MOSCOW — Kremlin critic Alexei Navalny on Tuesday issued his first public statement since he was poisoned in Russia last month, writing on Instagram that he's able to breathe on his own after weeks on a ventilator.

His spokeswoman, meanwhile, confirmed that the opposition activist planned to return to Russia once he has recovered. “No other options were ever considered,” spokeswoman Kira Yarmysh wrote on Twitter. Neither Navalny nor Yarmysh indicated when he might return.

Navalny, 44, became ill during an Aug. 20 flight to Moscow from the Siberian city of Tomsk. By the time the plane made an emergency landing in nearby Omsk, Navalny was unconscious. Yarmysh said she suspected he was poisoned when he drank a cup of tea at the airport that morning.

Doctors in Omsk said they found no traces of poison when treating Navalny for two days, but the Berlin hospital attributed his condition to poison similar to the Soviet-era nerve agent Novichok, the same substance that Britain said Russian state security agents used on former Russian spy Sergei Skripal and his daughter in Salisbury, England, in 2018. On Monday, Germany said French and Swedish labs had confirmed its findings.

Charité hospital said Navalny regained consciousness last week after more than two weeks in a medically induced coma and he was able to get out of bed for short periods on Monday.

In his Instagram post Tuesday morning, Navalny is shown sitting up in bed beside his wife and two children and without breathing aids. “Hello, it’s Navalny,” the post says. “I miss you.”

“I still can’t do much, but yesterday I was able to breathe on my own all day long,” it continues. “I did not use any outside help, not even the simplest valve in my throat. I liked it very much. An amazing, underestimated by many process. I recommend it.”

Navalny’s allies have blamed Russian President Vladimir Putin’s government for Navalny’s poisoning, and an eventual return to Russia could be dangerous. Navalny, who was barred from running for president in 2018, has frequently been jailed and harassed. And this was not the first time he has been the victim of a toxic attack. In 2017, Navalny was attacked with an antiseptic green dye that damaged vision in one of his eyes.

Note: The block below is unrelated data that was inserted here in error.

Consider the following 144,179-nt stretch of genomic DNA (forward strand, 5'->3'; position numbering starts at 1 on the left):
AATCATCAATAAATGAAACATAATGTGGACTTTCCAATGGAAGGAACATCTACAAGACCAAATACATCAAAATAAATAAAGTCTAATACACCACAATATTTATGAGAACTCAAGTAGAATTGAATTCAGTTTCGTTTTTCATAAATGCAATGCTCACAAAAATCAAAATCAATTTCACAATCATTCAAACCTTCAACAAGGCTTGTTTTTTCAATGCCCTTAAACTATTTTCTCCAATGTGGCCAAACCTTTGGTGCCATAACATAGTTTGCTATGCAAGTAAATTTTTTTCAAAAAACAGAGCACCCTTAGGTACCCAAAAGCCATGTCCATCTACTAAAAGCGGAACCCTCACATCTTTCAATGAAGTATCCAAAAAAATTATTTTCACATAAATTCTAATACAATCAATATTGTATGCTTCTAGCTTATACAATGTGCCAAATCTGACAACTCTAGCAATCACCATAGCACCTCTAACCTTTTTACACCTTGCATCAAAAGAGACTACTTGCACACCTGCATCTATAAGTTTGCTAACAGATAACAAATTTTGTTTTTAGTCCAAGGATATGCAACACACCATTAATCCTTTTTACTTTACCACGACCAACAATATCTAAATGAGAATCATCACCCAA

Navalny’s team has published investigations exposing graft and wrongdoing by Russia’s elite. Over the past year, he has encouraged voters to back anti-Kremlin candidates as a message of discontent over Russia’s sagging economy and the unchecked power of Putin, who has the potential to stay in office until 2036 under constitutional changes approved this year.

Navalny-backed candidates won seats in regional elections over the weekend on city councils in Tomsk and Novosibirsk, the two cities Navalny visited on the trip just before he was poisoned. Putin’s United Russia party lost council majorities in both places.

Kremlin spokesman Dmitry Peskov, asked Tuesday about Navalny’s intention to return to the country, said “any citizen of the Russian Federation can leave Russia and return to Russia of his own volition.”

“If the health of this citizen of the Russian Federation improves, of course, this will make everyone glad,” Peskov said.

Despite calls from the West to investigate how Navalny was poisoned, Moscow has not opened a criminal case and has denied any official involvement. A Kremlin summary of a phone conversation Monday between Putin and French President Emmanuel Macron said: “The parties discussed in detail the situation surrounding the Alexei Navalny case. Putin, in turn, reiterated that the unsubstantiated and groundless accusations made against Russia in this context are inappropriate.”

Foreign Minister Sergei Lavrov told Russian state television Monday that “Western partners are glancing at us with arrogance, [as if they] have a right to doubt our correctness and professionalism.”

Sergei Naryshkin, director of Russia’s Foreign Intelligence Service, even hinted Tuesday that Germany could be responsible for Navalny’s poisoning. “It is a fact that the moment Alexei Navalny left the Russian territory, there were no toxins in his system,” he told reporters in Moscow. “Therefore, we have many questions for the German side.”

Germany’s justice ministry said last week it had consented to a request from Moscow for “mutual legal assistance” in Navalny’s case and had tasked Berlin state authorities with handling it.

Berlin state prosecutors confirmed that they had been asked to respond to the request and provide information on Navalny’s health, subject to his consent. State prosecutors have yet to meet with Navalny, according to a Berlin justice department spokesman. If Navalny consents, spokesman Sebastian Brux said, information on his medical condition will be passed on.

Loveday Morris in Berlin contributed to this report.